Oakmont High hosts hundreds for health career forum
For most students at Oakmont High School, Oct. 11 was a day off. But for about 25 students in the Oakmont Health Careers Academy, months of planning culminated in 250 students from Placer and Sacramento counties visiting the Roseville campus for the Next Generation Health Forum.
The five-hour forum meant exploring medical careers through speaker sessions and hands-on workshops with over two dozen healthcare professionals. Students also heard from keynote speaker Hakeem Rahim, a mental health advocate who has testified before Congress and spoke about his experiences with bipolar disorder.
Terri Griffin, career specialist with the Placer County Office of Education, said this year’s forum added a mental health aspect in an attempt to open conversations about the topic.
“An estimated 20 percent of high schoolers in California have mental illness,” Griffin told the students at the forum. “It could be the person next to you. It could be your best friend and you might not even know it.”
In addition to sessions about physical health, students learned about subjects like depression, stress management and emotional learning. Psychology departments from Sacramento State University and William Jessup University presented at the forum.
During the morning, students attended three speaking sessions by medical experts talking about their careers and the paths they took to get there. In the afternoon, students chose two hands-on workshops, where they learned to take blood pressure, read a heart monitor, listen with a stethoscope and practice other skills.
Lincoln High School science teacher Amanda Retallack brought 15 of her biomedical sciences students to the forum. As an instructor, she said it was helpful to have the medical professionals in one place, as opposed to trying to get them to visit Lincoln High.
All of Retallack’s students at the forum were part of the school’s biomedical pathway program, which has been at the school for four years.
“The pathway is still growing, so while I wouldn’t say there’s a lack of resources available to the students, it is a small group,” Retallack said. “It’s getting better and better, and stuff like this helps. This exposure is huge.”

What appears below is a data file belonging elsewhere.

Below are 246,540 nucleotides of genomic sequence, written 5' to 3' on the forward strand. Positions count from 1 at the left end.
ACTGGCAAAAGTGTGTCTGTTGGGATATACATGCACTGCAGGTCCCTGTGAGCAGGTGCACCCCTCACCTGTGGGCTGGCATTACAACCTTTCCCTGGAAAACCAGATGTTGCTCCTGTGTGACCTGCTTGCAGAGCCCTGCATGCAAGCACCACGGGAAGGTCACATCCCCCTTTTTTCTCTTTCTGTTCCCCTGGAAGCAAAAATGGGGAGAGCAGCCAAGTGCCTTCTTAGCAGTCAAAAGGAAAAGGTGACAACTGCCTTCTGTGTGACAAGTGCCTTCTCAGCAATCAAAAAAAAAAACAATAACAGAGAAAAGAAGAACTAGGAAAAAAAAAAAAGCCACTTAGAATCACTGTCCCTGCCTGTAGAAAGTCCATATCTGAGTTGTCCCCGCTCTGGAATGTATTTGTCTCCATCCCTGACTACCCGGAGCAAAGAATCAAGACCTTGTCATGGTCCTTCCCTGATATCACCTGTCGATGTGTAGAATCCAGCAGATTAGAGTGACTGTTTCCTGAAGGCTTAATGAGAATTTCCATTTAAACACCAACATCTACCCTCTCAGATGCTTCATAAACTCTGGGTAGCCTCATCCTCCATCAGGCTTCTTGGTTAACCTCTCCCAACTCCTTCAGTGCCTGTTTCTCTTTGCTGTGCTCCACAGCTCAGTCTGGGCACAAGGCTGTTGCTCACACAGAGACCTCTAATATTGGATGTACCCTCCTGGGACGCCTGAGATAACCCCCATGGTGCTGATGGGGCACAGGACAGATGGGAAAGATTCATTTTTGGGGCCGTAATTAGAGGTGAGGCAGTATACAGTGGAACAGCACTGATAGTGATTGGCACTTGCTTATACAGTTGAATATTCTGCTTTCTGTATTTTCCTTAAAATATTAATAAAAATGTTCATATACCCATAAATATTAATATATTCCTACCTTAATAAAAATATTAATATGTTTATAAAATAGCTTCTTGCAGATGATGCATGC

Retallack said Lincoln High came to the forum last year and that her students were interested in the hands-on workshops, especially the one for respiratory therapy.
Lincoln High junior Mackenzie Eutsey found herself drawn toward anesthesiology, kinesiology and emergency medicine, though she already harbored an interest in physical therapy.
“I grew up around sports and injuries, so physical therapy is on my mind because I can relate to that,” Eutsey said. “I’ve always had an interest in healing. Your body can heal itself — how cool is that?”
For Eutsey, the sessions she attended demonstrated that medical careers do not always have a straightforward or obvious path and that careers are often nuanced. For example, she learned the differences between an anesthesiologist and an anesthesiology nurse.
According to Griffin, the forum was originally put together after her department visited schools in the county and saw that students interested in medical careers weren’t sure where to start. She found students in rural areas of the county especially lacked pathways to these fields.
But now students themselves can have a say in what they wish to learn. Oakmont senior Jason Ngo said during the planning phase Griffin listens to which subjects the students would like to see covered and contacts relevant professionals.
“She makes it sound like it’s all us, but she has all the resources,” Oakmont senior Trisha Saberian said. Saberian, with Ngo and other peers, helped plan this year’s forum.
This was Oakmont’s second year hosting the forum, according to coordinator Wes Muller, who also runs the school’s Health Careers Academy. He said students in the academy and students who help plan various aspects of the forum pick up not only knowledge of medical skills, but wider career skills like planning and organization.
And for those students who try a workshop and find something they don’t like? That’s helpful, too.
“It’s all about investigation,” Muller said.